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3 data-driven denial management strategies for faster claims processing

November 4, 2021 by Experian Health

In the sixth article in our series on how the patient journey has evolved since the onset of COVID-19, we look at three ways to prevent claim denials and reduce the time to payment. Faster claims processing is at the heart of a better patient financial experience and reduces revenue leakage for providers. For more insights and strategic recommendations to improve the patient journey in 2021 and beyond, download the full white paper.

Nearly seven in 10 healthcare leaders say claim denials have increased in 2021, with an average denial rate of 17%. Inefficient claims processing and claims management systems were already struggling, but the pressures of the pandemic are causing even more rejections.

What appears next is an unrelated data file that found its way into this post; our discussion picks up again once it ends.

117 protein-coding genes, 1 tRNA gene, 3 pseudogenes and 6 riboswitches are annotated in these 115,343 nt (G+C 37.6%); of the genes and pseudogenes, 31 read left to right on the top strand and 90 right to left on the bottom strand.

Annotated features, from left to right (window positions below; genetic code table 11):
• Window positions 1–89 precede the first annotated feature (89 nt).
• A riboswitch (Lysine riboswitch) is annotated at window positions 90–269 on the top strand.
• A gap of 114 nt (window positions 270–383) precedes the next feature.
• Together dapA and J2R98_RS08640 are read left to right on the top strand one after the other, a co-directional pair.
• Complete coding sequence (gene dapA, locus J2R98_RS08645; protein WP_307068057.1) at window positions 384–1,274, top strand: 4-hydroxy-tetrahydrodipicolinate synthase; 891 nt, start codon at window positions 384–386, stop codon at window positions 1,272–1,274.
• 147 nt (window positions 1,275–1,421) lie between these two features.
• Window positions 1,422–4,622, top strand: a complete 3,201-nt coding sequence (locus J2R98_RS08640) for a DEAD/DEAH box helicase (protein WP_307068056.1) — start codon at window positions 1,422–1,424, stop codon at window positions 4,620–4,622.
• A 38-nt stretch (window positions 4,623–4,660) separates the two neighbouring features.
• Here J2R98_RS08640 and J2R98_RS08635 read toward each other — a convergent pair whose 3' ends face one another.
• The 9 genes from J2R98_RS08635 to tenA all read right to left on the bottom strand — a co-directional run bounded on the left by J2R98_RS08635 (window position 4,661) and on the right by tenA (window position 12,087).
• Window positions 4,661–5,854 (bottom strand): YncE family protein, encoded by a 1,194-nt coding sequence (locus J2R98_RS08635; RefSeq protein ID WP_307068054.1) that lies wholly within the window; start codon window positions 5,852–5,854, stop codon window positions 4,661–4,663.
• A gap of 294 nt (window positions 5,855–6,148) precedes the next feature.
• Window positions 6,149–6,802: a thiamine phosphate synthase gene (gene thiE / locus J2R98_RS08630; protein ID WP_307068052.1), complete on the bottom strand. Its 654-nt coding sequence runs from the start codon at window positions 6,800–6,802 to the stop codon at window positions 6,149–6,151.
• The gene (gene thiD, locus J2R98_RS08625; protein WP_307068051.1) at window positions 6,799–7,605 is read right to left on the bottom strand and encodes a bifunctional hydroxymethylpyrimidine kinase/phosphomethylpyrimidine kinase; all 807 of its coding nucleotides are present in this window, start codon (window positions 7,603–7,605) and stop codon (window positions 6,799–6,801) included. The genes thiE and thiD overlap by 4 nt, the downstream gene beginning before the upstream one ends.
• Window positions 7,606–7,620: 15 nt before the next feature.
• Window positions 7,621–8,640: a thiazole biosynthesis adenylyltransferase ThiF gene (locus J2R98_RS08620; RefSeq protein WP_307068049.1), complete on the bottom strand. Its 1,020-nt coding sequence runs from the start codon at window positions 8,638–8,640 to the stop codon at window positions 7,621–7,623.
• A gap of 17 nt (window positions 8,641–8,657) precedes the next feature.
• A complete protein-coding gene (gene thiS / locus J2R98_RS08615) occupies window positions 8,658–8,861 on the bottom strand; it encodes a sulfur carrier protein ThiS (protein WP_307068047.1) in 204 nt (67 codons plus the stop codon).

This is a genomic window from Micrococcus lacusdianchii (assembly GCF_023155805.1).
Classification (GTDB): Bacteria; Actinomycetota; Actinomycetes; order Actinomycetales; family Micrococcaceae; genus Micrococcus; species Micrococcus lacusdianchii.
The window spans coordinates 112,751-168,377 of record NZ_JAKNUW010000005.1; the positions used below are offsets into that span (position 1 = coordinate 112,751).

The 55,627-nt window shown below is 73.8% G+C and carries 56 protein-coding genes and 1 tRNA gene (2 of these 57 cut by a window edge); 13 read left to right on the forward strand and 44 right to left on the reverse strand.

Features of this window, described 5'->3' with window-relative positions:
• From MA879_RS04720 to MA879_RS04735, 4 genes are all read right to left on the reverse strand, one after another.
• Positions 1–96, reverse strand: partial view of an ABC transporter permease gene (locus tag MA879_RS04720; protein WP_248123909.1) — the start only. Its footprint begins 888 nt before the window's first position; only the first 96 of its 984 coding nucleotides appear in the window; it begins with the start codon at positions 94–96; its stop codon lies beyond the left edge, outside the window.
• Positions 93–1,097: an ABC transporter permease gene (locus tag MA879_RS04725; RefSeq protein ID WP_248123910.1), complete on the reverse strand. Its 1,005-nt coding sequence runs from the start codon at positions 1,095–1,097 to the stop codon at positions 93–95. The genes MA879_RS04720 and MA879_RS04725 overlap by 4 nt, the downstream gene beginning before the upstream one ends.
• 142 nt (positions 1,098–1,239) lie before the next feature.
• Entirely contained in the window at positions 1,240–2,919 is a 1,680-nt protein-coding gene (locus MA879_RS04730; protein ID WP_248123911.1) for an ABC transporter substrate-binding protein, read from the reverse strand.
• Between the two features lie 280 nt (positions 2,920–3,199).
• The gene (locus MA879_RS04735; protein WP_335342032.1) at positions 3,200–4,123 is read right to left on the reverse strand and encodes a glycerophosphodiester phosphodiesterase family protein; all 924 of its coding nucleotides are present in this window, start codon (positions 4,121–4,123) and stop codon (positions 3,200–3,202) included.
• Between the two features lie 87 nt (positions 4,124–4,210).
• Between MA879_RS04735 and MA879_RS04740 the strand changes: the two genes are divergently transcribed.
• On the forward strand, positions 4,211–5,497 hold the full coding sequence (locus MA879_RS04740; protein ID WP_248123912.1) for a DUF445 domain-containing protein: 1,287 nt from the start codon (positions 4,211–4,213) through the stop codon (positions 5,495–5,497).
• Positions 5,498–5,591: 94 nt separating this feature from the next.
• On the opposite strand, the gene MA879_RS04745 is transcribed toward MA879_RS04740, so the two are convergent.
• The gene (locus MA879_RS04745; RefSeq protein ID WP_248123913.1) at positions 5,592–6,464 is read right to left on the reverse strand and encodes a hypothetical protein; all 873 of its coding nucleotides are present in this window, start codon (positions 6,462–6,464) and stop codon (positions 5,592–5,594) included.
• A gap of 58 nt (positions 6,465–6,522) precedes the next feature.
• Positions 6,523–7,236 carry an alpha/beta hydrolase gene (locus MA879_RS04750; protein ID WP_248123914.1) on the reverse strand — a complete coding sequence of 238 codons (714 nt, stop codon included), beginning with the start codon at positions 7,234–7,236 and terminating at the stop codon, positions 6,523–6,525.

Vaccination programs, rescheduled electives, and residency relocations contributed to fluctuating patient volumes, putting extra strain on reimbursement workflows. Patients switching health plans, and missing codes for COVID-19 vaccinations and treatment caused further delays and errors. Payer rules for reimbursement of treatment for “Long Covid” remain unclear: the absence of research and standards means claims are rejected because there’s no agreed “medical necessity.”

Slow processes, incorrect patient identities, and poor data management mean the upward trend in claim denials seen over the last five years shows that it is likely to continue. Denials create a fragmented experience for patients because they don’t know how much they’ll need to pay for care, and leaves providers battling to recoup revenue. An effective claims management system is critical for maintaining provider revenue, securing patient reimbursements, and promoting positive patient-provider relationships.

Here, we recommend a three-part strategy that uses data and automation to get claims right the first time.

  1. Prevention is better than cure